A wild and woolly 2009

International Year of Natural Fibres begins

22 January 2009, Rome – FAO wishes you a wild and woolly new year.

The UN Organization today officially launched International Year of Natural Fibres (IYNF) 2009 to celebrate the virtues of cotton, flax, sisal and hemp, but also of wool, alpaca, camel hair and angora. And, why not, cashmere too.

IYNF – quickly dubbed Wild and Woolly 2009 – follows on IYP (International Year of the Potato), while 2004 was International Year of Rice and 2002 International Year of Mountains. All were coordinated by FAO at the request of the UN General Assembly to help promote and raise public awareness of the importance of familiar natural resources that are often taken for granted.

At a ceremony launching Natural Fibres Year, Hafez Ghanem, FAO Assistant Director-General for Social and Economic Development, said production of animal and vegetable fibres was a major agricultural sector, worth some $40 billion annually to the world’s farmers.

Fibres, he noted, could in some cases account for up to 50 percent of a developing country’s exports. “Farmers and processors in these countries depend on proceeds from the sales and exports of these natural fibres for their income and food security.”

King Cotton

Every year, some 30 million tonnes of natural fibres are farmed from animals and plants across the globe from China (cotton, wool, hemp, sisal, ramie silk etc) to the Andes (Alpaca). The biggest crop is cotton, with an annual production of some 25 million tonnes while 2.2 million tonnes of wool is produced every year in almost 100 countries, with Australia accounting for roughly a quarter of that.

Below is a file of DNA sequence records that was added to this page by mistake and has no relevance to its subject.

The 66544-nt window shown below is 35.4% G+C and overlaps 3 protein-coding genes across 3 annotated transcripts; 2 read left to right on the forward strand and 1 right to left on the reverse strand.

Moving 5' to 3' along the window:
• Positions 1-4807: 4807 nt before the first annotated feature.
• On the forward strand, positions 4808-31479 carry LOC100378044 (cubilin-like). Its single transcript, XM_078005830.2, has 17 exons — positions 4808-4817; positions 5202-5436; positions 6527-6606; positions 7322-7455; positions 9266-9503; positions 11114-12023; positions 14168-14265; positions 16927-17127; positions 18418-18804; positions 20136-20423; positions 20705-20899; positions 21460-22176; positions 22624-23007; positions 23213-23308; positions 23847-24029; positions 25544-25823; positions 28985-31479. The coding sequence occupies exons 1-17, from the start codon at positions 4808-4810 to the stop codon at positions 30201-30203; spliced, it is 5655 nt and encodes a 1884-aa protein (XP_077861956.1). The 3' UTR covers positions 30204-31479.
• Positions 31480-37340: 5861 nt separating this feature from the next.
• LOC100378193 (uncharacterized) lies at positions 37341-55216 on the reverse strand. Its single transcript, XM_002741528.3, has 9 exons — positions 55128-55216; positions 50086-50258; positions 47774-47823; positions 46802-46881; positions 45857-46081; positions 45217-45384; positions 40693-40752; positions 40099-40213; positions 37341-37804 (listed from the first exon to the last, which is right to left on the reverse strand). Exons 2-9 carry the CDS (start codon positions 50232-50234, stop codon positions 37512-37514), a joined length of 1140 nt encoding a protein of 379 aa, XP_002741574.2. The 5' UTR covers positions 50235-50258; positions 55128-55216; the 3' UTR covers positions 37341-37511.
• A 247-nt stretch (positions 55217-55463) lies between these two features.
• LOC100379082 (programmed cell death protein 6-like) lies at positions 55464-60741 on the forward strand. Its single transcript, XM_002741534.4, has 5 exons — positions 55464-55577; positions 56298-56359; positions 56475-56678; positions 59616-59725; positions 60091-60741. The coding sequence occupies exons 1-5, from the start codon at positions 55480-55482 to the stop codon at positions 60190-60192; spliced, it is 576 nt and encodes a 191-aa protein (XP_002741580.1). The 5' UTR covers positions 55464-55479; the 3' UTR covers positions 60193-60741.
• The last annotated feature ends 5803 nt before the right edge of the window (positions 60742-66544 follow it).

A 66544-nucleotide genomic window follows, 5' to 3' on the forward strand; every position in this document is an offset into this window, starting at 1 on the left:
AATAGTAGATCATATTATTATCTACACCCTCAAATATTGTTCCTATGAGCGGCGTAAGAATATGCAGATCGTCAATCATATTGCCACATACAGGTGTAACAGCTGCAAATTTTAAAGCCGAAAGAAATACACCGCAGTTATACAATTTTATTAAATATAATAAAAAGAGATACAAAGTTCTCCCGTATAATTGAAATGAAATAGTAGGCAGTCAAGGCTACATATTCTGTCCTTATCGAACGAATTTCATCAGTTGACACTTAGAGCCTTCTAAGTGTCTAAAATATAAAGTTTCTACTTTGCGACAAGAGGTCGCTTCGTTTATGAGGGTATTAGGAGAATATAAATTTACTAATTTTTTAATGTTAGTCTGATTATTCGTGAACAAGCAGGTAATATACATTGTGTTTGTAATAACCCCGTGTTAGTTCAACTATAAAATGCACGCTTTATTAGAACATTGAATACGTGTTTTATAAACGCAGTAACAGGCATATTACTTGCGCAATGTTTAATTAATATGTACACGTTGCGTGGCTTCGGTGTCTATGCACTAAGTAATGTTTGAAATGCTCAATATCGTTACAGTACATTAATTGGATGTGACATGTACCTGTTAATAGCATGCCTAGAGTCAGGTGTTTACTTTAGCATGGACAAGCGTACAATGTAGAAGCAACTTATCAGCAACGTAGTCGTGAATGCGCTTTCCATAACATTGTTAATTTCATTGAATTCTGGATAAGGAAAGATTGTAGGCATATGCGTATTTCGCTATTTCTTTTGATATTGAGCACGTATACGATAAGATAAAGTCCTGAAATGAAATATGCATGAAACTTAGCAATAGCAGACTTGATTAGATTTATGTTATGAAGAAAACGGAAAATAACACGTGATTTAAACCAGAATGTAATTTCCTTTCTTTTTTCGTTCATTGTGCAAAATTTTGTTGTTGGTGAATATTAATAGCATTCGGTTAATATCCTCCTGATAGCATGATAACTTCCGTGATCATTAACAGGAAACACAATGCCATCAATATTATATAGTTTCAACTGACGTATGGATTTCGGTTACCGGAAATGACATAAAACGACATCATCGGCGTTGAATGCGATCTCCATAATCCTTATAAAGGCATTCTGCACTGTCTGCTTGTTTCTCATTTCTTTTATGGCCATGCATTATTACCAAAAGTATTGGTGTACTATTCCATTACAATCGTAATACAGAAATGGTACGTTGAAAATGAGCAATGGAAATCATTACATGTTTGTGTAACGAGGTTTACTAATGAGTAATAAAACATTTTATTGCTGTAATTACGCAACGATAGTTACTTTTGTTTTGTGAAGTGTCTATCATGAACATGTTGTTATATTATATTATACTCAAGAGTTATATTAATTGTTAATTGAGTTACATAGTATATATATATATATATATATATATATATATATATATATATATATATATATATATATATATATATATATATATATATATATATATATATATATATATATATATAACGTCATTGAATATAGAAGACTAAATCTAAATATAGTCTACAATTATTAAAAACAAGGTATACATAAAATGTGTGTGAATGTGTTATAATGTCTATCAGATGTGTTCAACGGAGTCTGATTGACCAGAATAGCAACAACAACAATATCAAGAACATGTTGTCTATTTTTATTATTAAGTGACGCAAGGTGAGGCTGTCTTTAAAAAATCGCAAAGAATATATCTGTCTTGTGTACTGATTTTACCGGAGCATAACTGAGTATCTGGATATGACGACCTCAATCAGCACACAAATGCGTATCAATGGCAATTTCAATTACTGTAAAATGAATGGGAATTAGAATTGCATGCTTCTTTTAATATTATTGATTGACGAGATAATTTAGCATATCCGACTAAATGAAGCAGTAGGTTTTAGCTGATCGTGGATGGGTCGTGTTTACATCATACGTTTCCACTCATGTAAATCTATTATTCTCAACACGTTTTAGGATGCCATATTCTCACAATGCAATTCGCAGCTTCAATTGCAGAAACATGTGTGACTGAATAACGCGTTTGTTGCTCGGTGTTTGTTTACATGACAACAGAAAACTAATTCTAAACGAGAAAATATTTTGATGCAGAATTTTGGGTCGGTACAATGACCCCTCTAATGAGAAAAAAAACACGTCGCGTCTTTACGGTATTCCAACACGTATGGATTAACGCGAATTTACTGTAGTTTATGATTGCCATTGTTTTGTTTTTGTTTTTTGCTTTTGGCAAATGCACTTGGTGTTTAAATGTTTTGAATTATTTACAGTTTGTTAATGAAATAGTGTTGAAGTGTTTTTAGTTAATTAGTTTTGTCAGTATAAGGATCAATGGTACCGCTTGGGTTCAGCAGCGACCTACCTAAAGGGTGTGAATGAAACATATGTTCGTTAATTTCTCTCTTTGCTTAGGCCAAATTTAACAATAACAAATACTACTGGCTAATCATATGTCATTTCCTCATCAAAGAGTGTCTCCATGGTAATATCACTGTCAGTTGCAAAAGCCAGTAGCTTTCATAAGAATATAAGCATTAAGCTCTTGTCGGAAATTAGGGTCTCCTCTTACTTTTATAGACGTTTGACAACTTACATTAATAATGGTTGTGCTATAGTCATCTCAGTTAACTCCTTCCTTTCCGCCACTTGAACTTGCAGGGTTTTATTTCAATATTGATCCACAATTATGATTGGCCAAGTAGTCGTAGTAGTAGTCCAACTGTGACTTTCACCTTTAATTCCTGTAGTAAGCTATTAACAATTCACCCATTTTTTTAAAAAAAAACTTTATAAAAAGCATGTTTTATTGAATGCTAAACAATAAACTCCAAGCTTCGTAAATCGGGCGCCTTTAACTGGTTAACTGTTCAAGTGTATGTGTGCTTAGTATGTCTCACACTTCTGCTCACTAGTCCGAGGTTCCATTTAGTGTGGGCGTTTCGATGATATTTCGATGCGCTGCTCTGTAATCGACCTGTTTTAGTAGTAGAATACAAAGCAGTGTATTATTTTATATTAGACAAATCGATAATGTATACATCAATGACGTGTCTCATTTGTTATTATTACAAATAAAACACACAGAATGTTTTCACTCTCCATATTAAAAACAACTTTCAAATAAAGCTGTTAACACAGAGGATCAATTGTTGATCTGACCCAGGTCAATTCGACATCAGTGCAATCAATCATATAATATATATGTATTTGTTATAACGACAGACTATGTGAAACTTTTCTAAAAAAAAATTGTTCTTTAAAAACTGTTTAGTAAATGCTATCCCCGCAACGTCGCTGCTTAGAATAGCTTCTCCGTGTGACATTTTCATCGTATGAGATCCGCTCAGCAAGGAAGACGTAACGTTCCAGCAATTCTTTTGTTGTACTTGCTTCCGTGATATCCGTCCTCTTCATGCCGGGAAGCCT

In volume terms, jute, which comes from the bast, or skin, of Corchorus plants, is the world’s second biggest fibre crop (2.3-2.8 million tonnes) but is worth far less than wool in terms of cash. Main producers are India and Bangladesh.

Sisal, henequen and similar hard fibres are produced from the leaf of the Agave mainly in Africa, Latin America and China. Coir, the fibre from the husk of the coconut, is used in upholstery and mattresses but is finding new applications in geotextiles and composite materials.

Sausages and bank notes

Abaca, from the leaf stalk of a plant closely related to the banana, is produced almost entirely in the Philippines and Ecuador and, while traditionally used for rope-making, is now pulped for a range of speciality papers for sausage casings, tea bags, coffee filters and bank notes.

Once of strategic economic importance – England’s rise as a world power was built on wool and textiles, while silk for centuries held a central role in international trade – natural fibres have increasingly been displaced by synthetic materials.

The main objective of the International Year of Natural Fibres is to raise the profile of these fibres and to emphasise their value to consumers while helping to sustain the incomes of the farmers. Wild and woolly, in other words, is wonderful.

Celebrations of IYNF will include conferences, exhibits, and fashion shows in many countries, including an International Mohair Summit in South Africa and a Creative Fibre Festival in South Caterbury, New Zealand.

FAO needs funding in order to coordinate activities and provide support to partner organizations around the world and is appealing to member countries and natural fibres industries to provide support. International Year of the Potato was made possible by $800 000 in donations.

Photo: ©AFP PHOTO/Jaime Razuri
Pasco peasants of the central Andes with their alpacas.